A Dream Is A Wish Your Heart Makes

By Anita Garner

Cinderella was the first movie I ever saw. It was at the Alex Theatre in Glendale, California.  My brother and I came out from the Deep South in 1950 to visit our Gramma and attend school while our parents completed a long revival tour.  Daddy was a preacher whose religion taught that movies were sinful and though there were plenty of picture shows where we lived, we drove right past them.   Gramma didn’t hold with his concept of sin so as soon as our parents dropped us off we got our first look inside a movie theatre.

Cinderella wasn’t the movie I’d have chosen that day.  It was Gene Autry I wanted to see up there on the big screen.  I already had my own dream relationship with him through his “Melody Ranch” radio show.  Our family listened every week, then Daddy and Mother strummed his songs on their guitars and we all sang them together. Music from the secular world was embraced in our house but the film versions were banned.

I planned to marry the Singing Cowboy, not so much because of all the ropin’ and the ridin’ and a chance to meet Champion the Wonder Horse, but because of his music. In the car on the way to California Daddy and I sang “Back In The Saddle Again” and he dropped in a little whistling break,  a sign that he really liked a particular song.

Then I saw Cinderella and all that Disney movie music started other thoughts going around in my head, promises we make to ourselves, things like…

“If you can dream it you can do it.”

“Never give up.”

“Just keep trying.”

Years went by and more Disney movies with songs about possibilities  came along.  My 8 year old self was an instant believer but my growing-up self reminded me not everyone has a fairy godmother.

Grownups become goal-oriented.  Most of us do more planning and less dreaming.  But sometimes I hear a certain Disney song and I return for a couple of minutes to a time when a girl in Arkansas believed she could marry the Singing Cowboy and go to the Alex Theatre on Saturday to watch movies that promised everything will be all right.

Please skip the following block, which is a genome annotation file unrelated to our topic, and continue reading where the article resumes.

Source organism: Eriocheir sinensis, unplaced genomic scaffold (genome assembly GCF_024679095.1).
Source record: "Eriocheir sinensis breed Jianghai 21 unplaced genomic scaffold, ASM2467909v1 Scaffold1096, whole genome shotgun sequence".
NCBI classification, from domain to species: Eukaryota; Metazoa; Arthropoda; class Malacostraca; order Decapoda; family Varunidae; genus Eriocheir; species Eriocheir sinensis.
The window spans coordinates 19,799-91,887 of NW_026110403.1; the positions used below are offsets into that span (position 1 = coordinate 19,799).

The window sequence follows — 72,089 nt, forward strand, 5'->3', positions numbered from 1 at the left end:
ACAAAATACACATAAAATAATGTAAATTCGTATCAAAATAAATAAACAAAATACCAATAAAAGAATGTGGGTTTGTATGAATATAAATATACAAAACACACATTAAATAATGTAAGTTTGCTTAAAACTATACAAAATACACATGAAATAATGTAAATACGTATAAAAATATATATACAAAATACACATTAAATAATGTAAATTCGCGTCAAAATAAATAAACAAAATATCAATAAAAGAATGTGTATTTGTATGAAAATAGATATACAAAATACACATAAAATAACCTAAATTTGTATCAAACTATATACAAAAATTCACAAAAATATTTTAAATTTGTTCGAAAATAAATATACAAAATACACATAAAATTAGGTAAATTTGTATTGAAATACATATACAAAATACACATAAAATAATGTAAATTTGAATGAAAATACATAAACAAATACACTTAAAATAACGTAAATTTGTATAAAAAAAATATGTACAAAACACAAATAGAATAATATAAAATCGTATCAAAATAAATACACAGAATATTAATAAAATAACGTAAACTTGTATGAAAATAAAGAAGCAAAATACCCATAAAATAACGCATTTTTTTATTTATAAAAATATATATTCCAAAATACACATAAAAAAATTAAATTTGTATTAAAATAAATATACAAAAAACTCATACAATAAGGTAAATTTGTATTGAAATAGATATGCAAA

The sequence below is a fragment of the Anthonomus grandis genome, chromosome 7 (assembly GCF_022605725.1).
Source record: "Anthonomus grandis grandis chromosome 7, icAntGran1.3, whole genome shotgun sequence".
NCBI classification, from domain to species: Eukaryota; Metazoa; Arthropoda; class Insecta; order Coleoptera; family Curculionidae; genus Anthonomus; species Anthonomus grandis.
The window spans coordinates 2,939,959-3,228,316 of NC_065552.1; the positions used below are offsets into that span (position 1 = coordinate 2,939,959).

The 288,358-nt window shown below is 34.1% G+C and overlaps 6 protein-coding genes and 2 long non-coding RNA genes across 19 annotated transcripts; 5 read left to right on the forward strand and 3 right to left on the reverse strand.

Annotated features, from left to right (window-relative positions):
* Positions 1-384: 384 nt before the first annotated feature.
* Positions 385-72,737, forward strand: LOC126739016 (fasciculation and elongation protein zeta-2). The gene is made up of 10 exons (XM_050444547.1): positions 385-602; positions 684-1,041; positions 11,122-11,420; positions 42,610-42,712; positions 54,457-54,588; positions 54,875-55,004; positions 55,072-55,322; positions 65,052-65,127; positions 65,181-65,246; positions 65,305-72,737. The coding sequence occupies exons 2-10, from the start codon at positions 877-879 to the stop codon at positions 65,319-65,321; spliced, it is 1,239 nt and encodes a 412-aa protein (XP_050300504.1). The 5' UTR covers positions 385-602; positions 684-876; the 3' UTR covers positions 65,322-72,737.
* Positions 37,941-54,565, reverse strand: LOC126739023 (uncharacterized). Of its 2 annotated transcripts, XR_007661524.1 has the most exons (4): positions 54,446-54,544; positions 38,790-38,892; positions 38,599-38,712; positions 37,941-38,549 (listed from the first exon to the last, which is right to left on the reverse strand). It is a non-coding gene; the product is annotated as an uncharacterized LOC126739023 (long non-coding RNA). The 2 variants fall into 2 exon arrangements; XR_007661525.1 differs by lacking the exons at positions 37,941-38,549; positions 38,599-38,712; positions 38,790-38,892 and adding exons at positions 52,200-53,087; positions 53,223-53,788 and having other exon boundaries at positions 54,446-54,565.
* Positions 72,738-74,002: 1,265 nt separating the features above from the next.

Click on the picture below if you want to sing along with Cinderella and the tweety birds. According to the counter on this You Tube clip, millions of people already have






Composers: Mack David, Al Hoffman, Jerry Livingston.
Sung by Ilene Woods, who also voiced Cinderella in the movie


6 thoughts on “A Dream Is A Wish Your Heart Makes”

  1. One day my Mom was doing dishes with her back to the front door, singing “Some Day My Prince Will Come” in a high falsetto when my little sister let in some missionaries who came to the door. They stood in the living room while she finished her song, then turned around. I don’t think I’ve ever seen her blush deeper. I’m so glad for the talented musicians who write and share their songs.

  2. I love this story, Allison. It’s a blessing to have music in our families, growing up sharing that language.

  3. I had/have had a serious case of Cinderella Syndrome as I call it. I think every little girl in her heart wants her prince to come, sweep her off her feet and treat her like a queen. Very sad that reality isn’t like this. How sweet if it was, but seriously. . . No wonder many of us find solace in romance novels and the Hallmark channel.

  4. Rob, yes! You’ve put your finger on it. We accept reality but it’s nice to visit the dream. Late afternoon coffee and an “everything will be all right movie” are not even guilty pleasures. They’re just pure pleasure.

  5. Roy Rogers was our hero. My brother and sister fought over who got to be Roy so they made up a brother for him named John. We didn’t like Dale Evans because she made Roy all mushy stuff like kissing and hugging. As an adult we moved to So Cal and went to Apple Valley to the Roy Rogers Museum. My children weren’t that impressed but I have to admit I was thrilled to see a life sized statue of Trigger!

  6. I love that your brothers made up a brother for Roy. Daddy liked Roy Rogers because he hung around with the Sons of the Pioneers. We must have been moving around in some of the same circles in Southern California.

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